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Financial Services Industry: Belgian tax authorities acknowledge cost deduction for determination of Taxable income per share (Belgian TIS)

On 9 May 2018, Belgian tax authorities issued circular letter 2018/C/55 (‘Circular’), which is of particular relevance for investment funds.

Article 19bis Belgian Income Tax Code 1992 (BITC) provides that Belgian private individual investors holding shares or units of a Belgian or foreign investment fund that is invested fully or at least partly (>10%) in debt claims such as bonds will have to pay personal income tax upon redemption of their shares or units (tax typically imposed as a withholding tax). Pursuant to Article 19bis, §1, para. 4 BITC, the taxable amount consists of the interest and capital gains / capital losses on debt claims accrued during the investment period. The Circular addresses this taxable amount as ‘19bis income’. The daily figures necessary for the determination of 19bis income are usually referred to as Belgian Taxable Income per Share or ‘BTIS’.

NB: If the investment fund does not provide all necessary figures, default tax base rules kick in. If at least the percentage of assets invested in debt claims has been determined, the capital gain multiplied with this percentage will form the taxable base; otherwise the entire capital gain will be taxed.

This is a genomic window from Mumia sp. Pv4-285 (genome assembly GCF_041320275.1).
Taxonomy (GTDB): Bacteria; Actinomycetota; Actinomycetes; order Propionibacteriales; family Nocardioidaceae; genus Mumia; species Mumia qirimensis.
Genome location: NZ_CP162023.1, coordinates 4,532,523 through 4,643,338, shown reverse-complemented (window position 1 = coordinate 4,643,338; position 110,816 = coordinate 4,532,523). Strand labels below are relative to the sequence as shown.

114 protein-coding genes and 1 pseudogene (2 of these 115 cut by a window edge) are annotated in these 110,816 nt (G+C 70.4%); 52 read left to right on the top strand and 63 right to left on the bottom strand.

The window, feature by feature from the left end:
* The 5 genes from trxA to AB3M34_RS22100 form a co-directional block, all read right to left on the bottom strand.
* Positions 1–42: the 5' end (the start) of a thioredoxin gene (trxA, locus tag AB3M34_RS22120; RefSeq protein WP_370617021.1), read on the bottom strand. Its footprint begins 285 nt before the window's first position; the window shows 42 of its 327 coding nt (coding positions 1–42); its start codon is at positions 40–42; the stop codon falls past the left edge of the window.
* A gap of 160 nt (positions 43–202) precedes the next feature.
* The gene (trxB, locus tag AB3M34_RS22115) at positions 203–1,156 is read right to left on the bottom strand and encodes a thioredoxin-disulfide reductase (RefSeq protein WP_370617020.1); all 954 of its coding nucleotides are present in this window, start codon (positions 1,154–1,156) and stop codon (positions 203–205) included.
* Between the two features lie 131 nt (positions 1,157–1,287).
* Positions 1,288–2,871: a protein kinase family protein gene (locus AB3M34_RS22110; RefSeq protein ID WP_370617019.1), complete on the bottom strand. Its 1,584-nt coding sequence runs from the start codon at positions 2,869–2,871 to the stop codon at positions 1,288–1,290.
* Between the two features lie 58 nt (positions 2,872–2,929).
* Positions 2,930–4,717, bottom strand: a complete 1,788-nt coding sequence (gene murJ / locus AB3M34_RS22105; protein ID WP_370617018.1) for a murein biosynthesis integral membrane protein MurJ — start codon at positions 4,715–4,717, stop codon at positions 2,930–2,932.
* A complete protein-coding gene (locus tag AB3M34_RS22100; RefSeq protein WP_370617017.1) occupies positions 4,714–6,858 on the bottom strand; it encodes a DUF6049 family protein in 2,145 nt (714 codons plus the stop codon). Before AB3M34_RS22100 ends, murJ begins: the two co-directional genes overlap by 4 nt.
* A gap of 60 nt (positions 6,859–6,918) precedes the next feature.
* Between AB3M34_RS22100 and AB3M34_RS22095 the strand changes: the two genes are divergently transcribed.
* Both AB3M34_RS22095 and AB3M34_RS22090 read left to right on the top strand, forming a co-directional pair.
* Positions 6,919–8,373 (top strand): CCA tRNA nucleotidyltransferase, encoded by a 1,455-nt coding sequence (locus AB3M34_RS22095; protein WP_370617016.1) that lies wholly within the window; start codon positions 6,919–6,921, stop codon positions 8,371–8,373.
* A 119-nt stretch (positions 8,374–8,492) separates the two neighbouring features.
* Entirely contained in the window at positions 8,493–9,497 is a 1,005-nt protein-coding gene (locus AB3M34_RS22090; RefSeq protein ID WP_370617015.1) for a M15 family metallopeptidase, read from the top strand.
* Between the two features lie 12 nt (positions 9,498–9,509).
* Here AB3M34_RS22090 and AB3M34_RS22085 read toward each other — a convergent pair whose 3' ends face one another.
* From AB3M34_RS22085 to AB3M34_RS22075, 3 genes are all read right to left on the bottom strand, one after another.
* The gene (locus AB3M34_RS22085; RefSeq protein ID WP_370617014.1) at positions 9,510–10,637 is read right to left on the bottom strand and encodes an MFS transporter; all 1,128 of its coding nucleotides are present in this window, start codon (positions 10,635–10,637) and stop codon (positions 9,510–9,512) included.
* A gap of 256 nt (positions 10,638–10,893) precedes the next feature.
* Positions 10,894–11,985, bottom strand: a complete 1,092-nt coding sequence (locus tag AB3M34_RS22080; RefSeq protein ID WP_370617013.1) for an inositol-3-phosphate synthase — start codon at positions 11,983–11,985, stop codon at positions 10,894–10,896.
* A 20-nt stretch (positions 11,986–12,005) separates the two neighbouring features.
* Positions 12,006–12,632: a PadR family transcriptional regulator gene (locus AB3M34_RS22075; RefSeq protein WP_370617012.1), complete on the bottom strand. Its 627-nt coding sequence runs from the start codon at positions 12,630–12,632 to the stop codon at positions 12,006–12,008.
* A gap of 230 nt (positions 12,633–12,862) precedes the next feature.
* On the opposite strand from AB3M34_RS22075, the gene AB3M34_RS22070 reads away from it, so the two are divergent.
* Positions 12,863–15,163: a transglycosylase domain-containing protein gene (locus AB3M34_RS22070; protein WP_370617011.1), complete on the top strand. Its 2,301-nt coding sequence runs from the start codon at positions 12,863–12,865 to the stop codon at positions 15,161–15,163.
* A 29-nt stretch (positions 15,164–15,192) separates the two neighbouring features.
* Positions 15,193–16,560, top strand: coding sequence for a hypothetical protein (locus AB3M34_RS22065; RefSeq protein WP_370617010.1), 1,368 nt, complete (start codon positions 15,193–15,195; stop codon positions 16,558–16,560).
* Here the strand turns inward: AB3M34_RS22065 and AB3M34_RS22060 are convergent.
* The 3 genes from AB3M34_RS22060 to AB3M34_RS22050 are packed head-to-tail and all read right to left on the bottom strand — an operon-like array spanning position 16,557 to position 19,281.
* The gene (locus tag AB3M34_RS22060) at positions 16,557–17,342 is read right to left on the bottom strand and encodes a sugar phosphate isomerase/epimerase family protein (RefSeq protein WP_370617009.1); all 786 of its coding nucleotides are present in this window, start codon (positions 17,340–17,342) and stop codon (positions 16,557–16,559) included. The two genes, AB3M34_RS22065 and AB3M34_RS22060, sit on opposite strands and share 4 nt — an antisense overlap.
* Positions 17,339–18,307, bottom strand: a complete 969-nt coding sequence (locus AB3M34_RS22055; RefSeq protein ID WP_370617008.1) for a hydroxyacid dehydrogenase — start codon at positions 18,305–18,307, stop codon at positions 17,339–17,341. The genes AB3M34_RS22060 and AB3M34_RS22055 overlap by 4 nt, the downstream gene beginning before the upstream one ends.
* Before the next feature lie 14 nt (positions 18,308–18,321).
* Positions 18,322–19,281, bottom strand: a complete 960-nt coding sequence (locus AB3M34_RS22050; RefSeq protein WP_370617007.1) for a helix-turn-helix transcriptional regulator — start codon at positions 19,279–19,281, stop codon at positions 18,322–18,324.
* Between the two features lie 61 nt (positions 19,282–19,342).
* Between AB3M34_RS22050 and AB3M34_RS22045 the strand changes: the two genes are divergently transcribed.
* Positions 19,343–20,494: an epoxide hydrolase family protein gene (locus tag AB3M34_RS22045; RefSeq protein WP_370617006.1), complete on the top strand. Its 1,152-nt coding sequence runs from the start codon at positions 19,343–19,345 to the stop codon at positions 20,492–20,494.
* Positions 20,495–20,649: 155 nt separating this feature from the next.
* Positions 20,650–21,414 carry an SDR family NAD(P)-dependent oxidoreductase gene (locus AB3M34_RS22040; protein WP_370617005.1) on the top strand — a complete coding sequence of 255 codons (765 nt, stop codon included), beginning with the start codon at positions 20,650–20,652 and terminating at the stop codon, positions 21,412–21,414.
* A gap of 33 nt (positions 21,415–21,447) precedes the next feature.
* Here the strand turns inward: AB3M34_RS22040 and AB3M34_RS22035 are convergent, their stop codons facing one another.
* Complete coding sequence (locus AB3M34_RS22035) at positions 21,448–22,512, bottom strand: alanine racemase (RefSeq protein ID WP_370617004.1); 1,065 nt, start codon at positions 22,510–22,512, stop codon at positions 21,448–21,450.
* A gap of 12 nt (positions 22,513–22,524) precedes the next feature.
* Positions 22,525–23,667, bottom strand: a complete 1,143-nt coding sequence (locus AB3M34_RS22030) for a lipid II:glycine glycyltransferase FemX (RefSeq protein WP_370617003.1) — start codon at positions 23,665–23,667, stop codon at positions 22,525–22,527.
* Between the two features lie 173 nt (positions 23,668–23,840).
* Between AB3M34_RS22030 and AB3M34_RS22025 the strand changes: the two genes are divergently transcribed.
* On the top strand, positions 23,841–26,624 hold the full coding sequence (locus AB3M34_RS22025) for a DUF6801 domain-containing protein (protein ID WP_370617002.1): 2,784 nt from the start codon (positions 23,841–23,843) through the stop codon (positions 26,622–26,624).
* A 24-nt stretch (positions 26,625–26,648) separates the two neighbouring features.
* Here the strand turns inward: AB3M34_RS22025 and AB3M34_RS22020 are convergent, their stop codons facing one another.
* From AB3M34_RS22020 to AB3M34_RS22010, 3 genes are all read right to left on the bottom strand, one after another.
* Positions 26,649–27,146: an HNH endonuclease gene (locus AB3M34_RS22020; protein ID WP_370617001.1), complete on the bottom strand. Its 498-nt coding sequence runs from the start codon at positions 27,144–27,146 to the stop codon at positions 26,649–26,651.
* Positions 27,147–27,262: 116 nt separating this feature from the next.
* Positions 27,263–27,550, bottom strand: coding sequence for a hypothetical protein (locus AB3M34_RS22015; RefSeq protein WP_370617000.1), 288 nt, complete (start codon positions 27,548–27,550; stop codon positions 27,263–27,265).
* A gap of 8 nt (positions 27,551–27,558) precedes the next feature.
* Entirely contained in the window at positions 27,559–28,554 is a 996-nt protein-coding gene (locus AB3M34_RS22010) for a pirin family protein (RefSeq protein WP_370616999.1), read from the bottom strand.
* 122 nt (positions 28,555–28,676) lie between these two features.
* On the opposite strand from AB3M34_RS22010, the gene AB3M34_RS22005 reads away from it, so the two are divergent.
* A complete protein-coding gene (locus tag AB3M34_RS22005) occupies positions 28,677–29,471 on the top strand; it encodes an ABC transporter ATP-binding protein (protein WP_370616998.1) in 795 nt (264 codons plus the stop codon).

The newly issued Circular provides for the first time an explicit acknowledgement as well as a set of rules for the deduction of actual direct and indirect costs in the determination of daily BTIS figures. The set of rules contains certain method choices.

The Circular distinguishes different types of cost and gives a few examples of direct and indirect costs. References to the profit and loss account framework for investment funds (published Royal Decree of 10 November 2006) are made to illustrate the cost types.

  • Costs directly linked with the return on a debt claim investment, e.g. recorded write-downs, realized capital losses, currency exchange results
  • Operational and tax costs, which may either be directly linked to 19bis income (e.g. transaction cost or broker commission in relation to a debt claim investment) or indirectly linked to 19bis income (e.g. management fee, legal or audit costs). Tax costs comprise inter alia Belgian annual tax on collective investment institutions.

Direct costs are fully deductible if they exclusively relate to investments in debt claims. A pro-rata deduction applies where direct costs relate to both 19bis investments and other investments. Finally, if direct costs relate to the acquisition of shares or units in a target fund, the percentage of deductibility will depend on features of the target fund, i.e. the investment policy as per target fund statutes, or the actual composition of target fund assets (Asset Test).

Indirect costs, i.e. costs that relate to the overall activity of the investment fund rather than a specific investment asset, may be deducted to the extent that the investment fund is invested in debt claims. The percentage of deductibility of indirect costs may be derived either from the investment fund policy as per fund statues, or based on the actual composition of the fund’s investments (Asset Test). A consistent approach over time is expected. If the Asset Test is chosen, another choice is offered, i.e. the investment fund can use as percentage of deductibility of indirect costs either in a more static or a more dynamic way: